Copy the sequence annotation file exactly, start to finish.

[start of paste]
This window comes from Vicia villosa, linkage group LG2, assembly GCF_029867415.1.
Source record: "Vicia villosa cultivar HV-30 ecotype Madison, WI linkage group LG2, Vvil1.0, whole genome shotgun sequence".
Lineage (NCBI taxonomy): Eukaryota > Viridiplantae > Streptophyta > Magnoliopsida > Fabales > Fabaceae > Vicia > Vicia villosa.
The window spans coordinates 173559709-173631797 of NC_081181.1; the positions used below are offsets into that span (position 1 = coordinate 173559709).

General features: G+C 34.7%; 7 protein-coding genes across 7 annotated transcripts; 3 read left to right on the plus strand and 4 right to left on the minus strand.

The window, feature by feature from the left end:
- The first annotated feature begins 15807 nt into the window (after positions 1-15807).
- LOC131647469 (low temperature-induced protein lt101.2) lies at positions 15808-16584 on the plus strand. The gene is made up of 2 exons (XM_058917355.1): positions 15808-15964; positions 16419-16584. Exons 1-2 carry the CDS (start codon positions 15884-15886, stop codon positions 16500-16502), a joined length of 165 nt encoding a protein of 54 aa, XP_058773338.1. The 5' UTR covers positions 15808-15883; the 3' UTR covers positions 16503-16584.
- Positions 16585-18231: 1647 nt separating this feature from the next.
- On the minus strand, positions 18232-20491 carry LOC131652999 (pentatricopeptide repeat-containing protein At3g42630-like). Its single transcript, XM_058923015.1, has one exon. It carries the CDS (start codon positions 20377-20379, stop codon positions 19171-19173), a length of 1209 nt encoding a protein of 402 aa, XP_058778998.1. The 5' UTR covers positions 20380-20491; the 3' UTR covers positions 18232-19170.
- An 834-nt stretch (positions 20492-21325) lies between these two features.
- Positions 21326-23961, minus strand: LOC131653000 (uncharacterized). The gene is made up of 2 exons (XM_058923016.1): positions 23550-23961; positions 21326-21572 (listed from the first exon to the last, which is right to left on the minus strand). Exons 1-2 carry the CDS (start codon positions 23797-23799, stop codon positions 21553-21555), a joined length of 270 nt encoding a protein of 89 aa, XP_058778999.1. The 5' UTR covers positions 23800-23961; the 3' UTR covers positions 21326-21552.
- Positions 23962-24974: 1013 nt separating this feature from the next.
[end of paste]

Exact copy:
This window comes from Vicia villosa, linkage group LG2, assembly GCF_029867415.1.
Source record: "Vicia villosa cultivar HV-30 ecotype Madison, WI linkage group LG2, Vvil1.0, whole genome shotgun sequence".
Lineage (NCBI taxonomy): Eukaryota > Viridiplantae > Streptophyta > Magnoliopsida > Fabales > Fabaceae > Vicia > Vicia villosa.
The window spans coordinates 173559709-173631797 of NC_081181.1; the positions used below are offsets into that span (position 1 = coordinate 173559709).

General features: G+C 34.7%; 7 protein-coding genes across 7 annotated transcripts; 3 read left to right on the plus strand and 4 right to left on the minus strand.

The window, feature by feature from the left end:
- The first annotated feature begins 15807 nt into the window (after positions 1-15807).
- LOC131647469 (low temperature-induced protein lt101.2) lies at positions 15808-16584 on the plus strand. The gene is made up of 2 exons (XM_058917355.1): positions 15808-15964; positions 16419-16584. Exons 1-2 carry the CDS (start codon positions 15884-15886, stop codon positions 16500-16502), a joined length of 165 nt encoding a protein of 54 aa, XP_058773338.1. The 5' UTR covers positions 15808-15883; the 3' UTR covers positions 16503-16584.
- Positions 16585-18231: 1647 nt separating this feature from the next.
- On the minus strand, positions 18232-20491 carry LOC131652999 (pentatricopeptide repeat-containing protein At3g42630-like). Its single transcript, XM_058923015.1, has one exon. It carries the CDS (start codon positions 20377-20379, stop codon positions 19171-19173), a length of 1209 nt encoding a protein of 402 aa, XP_058778998.1. The 5' UTR covers positions 20380-20491; the 3' UTR covers positions 18232-19170.
- An 834-nt stretch (positions 20492-21325) lies between these two features.
- Positions 21326-23961, minus strand: LOC131653000 (uncharacterized). The gene is made up of 2 exons (XM_058923016.1): positions 23550-23961; positions 21326-21572 (listed from the first exon to the last, which is right to left on the minus strand). Exons 1-2 carry the CDS (start codon positions 23797-23799, stop codon positions 21553-21555), a joined length of 270 nt encoding a protein of 89 aa, XP_058778999.1. The 5' UTR covers positions 23800-23961; the 3' UTR covers positions 21326-21552.
- Positions 23962-24974: 1013 nt separating this feature from the next.